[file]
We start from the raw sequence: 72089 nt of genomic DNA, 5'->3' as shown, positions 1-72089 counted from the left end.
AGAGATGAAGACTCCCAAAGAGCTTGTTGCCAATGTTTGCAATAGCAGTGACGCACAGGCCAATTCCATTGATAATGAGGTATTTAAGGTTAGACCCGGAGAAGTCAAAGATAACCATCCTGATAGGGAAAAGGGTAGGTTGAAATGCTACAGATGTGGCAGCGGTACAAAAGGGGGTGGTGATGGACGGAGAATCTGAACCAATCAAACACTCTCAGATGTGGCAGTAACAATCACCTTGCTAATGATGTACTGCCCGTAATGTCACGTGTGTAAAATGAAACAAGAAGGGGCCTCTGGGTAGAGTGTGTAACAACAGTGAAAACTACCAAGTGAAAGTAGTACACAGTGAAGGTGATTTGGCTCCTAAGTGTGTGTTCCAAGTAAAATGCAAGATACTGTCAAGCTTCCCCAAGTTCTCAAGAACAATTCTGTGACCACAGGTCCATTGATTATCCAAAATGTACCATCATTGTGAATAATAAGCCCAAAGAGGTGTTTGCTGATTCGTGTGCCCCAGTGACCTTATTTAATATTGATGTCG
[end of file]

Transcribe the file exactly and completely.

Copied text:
We start from the raw sequence: 72089 nt of genomic DNA, 5'->3' as shown, positions 1-72089 counted from the left end.
AGAGATGAAGACTCCCAAAGAGCTTGTTGCCAATGTTTGCAATAGCAGTGACGCACAGGCCAATTCCATTGATAATGAGGTATTTAAGGTTAGACCCGGAGAAGTCAAAGATAACCATCCTGATAGGGAAAAGGGTAGGTTGAAATGCTACAGATGTGGCAGCGGTACAAAAGGGGGTGGTGATGGACGGAGAATCTGAACCAATCAAACACTCTCAGATGTGGCAGTAACAATCACCTTGCTAATGATGTACTGCCCGTAATGTCACGTGTGTAAAATGAAACAAGAAGGGGCCTCTGGGTAGAGTGTGTAACAACAGTGAAAACTACCAAGTGAAAGTAGTACACAGTGAAGGTGATTTGGCTCCTAAGTGTGTGTTCCAAGTAAAATGCAAGATACTGTCAAGCTTCCCCAAGTTCTCAAGAACAATTCTGTGACCACAGGTCCATTGATTATCCAAAATGTACCATCATTGTGAATAATAAGCCCAAAGAGGTGTTTGCTGATTCGTGTGCCCCAGTGACCTTATTTAATATTGATGTCG